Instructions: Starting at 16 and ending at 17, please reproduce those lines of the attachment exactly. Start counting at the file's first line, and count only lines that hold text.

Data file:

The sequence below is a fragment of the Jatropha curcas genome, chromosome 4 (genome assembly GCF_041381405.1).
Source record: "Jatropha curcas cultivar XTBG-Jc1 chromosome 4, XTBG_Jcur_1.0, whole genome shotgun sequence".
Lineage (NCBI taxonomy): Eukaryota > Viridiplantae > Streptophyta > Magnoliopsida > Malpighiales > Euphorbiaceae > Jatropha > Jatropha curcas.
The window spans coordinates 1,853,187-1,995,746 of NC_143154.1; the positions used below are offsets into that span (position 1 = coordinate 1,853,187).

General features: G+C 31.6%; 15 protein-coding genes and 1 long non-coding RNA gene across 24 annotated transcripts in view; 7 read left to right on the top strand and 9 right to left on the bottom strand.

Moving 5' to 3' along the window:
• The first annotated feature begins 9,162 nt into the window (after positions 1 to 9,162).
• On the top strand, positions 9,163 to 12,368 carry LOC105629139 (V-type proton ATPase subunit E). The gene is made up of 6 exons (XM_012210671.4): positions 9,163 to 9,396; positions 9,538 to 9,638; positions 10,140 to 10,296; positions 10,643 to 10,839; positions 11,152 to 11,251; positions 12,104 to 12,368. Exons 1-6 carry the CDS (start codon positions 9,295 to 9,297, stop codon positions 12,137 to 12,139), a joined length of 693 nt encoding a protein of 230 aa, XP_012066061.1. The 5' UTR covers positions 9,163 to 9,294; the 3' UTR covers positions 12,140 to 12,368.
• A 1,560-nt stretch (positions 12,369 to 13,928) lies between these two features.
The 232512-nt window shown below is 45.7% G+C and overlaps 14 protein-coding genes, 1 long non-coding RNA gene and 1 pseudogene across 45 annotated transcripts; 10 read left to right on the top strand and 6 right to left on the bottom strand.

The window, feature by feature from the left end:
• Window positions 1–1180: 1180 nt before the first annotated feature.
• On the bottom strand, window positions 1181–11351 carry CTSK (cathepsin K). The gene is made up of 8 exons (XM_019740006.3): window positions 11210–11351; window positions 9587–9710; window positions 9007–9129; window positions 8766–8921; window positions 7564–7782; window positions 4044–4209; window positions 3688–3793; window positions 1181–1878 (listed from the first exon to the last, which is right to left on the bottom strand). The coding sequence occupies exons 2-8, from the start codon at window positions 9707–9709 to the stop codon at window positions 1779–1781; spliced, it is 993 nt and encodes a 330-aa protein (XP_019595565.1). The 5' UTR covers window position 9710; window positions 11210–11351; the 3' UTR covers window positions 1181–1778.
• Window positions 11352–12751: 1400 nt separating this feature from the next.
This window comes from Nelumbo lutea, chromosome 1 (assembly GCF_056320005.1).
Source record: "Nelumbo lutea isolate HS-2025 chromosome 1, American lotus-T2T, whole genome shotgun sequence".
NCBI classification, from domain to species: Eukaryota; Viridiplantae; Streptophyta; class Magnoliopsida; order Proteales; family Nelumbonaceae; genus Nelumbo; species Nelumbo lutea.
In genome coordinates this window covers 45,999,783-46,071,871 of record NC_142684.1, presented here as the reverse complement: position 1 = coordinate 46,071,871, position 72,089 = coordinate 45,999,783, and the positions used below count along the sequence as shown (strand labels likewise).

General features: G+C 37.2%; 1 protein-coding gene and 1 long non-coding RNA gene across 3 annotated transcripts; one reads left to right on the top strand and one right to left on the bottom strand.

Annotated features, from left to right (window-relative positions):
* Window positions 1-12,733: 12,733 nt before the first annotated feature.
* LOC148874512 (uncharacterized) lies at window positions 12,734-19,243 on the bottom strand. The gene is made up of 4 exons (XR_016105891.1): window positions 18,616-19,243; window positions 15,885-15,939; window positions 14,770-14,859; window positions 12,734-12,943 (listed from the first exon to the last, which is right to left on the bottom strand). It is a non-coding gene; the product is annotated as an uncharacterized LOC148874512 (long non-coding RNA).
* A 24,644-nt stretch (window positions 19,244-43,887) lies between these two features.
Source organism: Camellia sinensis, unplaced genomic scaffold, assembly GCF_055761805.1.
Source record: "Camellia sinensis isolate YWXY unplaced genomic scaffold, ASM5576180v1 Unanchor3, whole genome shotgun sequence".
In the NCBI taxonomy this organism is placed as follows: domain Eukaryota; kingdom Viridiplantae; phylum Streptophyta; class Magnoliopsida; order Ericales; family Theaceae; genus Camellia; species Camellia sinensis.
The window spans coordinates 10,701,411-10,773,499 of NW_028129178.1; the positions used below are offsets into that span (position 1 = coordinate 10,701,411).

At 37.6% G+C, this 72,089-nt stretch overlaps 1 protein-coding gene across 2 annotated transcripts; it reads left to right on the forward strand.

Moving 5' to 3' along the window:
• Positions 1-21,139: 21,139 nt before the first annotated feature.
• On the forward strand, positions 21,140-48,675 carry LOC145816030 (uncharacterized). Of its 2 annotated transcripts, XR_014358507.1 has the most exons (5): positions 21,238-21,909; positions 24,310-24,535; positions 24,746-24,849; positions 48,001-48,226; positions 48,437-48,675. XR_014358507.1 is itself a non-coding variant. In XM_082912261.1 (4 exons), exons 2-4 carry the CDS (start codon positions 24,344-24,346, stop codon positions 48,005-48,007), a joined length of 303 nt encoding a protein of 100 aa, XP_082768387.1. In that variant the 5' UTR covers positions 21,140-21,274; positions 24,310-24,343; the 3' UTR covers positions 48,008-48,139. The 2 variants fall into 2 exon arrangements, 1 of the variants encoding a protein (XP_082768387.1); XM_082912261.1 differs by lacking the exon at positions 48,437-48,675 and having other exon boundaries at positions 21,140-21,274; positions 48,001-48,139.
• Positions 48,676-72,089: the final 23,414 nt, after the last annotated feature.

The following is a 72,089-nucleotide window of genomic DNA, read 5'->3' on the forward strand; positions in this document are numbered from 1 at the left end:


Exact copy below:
Source record: "Nelumbo lutea isolate HS-2025 chromosome 1, American lotus-T2T, whole genome shotgun sequence".
NCBI classification, from domain to species: Eukaryota; Viridiplantae; Streptophyta; class Magnoliopsida; order Proteales; family Nelumbonaceae; genus Nelumbo; species Nelumbo lutea.